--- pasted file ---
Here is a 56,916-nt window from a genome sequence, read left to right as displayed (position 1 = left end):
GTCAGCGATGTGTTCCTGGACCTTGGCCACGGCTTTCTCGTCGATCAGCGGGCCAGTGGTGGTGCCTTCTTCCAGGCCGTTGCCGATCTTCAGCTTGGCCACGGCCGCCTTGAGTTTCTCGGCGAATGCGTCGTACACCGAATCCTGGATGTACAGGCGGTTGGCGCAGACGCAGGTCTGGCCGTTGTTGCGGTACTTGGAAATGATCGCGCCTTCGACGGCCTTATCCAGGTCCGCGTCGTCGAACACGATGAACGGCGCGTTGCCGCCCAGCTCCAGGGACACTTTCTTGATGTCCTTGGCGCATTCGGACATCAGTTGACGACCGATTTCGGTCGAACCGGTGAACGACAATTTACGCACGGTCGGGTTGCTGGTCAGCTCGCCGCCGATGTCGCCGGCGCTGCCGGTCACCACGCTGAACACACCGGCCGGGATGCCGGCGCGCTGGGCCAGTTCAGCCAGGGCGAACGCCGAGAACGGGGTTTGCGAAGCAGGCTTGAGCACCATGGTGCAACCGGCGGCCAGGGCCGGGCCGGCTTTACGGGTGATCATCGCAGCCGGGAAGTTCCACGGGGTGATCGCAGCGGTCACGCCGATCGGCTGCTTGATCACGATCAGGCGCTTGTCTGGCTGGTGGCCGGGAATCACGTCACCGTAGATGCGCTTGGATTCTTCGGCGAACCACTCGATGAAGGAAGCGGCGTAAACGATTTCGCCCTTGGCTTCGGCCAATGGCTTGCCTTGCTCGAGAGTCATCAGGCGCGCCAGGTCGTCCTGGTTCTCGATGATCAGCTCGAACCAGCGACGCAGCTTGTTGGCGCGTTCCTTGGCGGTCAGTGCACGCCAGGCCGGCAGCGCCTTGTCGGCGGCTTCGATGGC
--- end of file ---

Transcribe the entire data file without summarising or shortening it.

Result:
Here is a 56,916-nt window from a genome sequence, read left to right as displayed (position 1 = left end):
GTCAGCGATGTGTTCCTGGACCTTGGCCACGGCTTTCTCGTCGATCAGCGGGCCAGTGGTGGTGCCTTCTTCCAGGCCGTTGCCGATCTTCAGCTTGGCCACGGCCGCCTTGAGTTTCTCGGCGAATGCGTCGTACACCGAATCCTGGATGTACAGGCGGTTGGCGCAGACGCAGGTCTGGCCGTTGTTGCGGTACTTGGAAATGATCGCGCCTTCGACGGCCTTATCCAGGTCCGCGTCGTCGAACACGATGAACGGCGCGTTGCCGCCCAGCTCCAGGGACACTTTCTTGATGTCCTTGGCGCATTCGGACATCAGTTGACGACCGATTTCGGTCGAACCGGTGAACGACAATTTACGCACGGTCGGGTTGCTGGTCAGCTCGCCGCCGATGTCGCCGGCGCTGCCGGTCACCACGCTGAACACACCGGCCGGGATGCCGGCGCGCTGGGCCAGTTCAGCCAGGGCGAACGCCGAGAACGGGGTTTGCGAAGCAGGCTTGAGCACCATGGTGCAACCGGCGGCCAGGGCCGGGCCGGCTTTACGGGTGATCATCGCAGCCGGGAAGTTCCACGGGGTGATCGCAGCGGTCACGCCGATCGGCTGCTTGATCACGATCAGGCGCTTGTCTGGCTGGTGGCCGGGAATCACGTCACCGTAGATGCGCTTGGATTCTTCGGCGAACCACTCGATGAAGGAAGCGGCGTAAACGATTTCGCCCTTGGCTTCGGCCAATGGCTTGCCTTGCTCGAGAGTCATCAGGCGCGCCAGGTCGTCCTGGTTCTCGATGATCAGCTCGAACCAGCGACGCAGCTTGTTGGCGCGTTCCTTGGCGGTCAGTGCACGCCAGGCCGGCAGCGCCTTGTCGGCGGCTTCGATGGC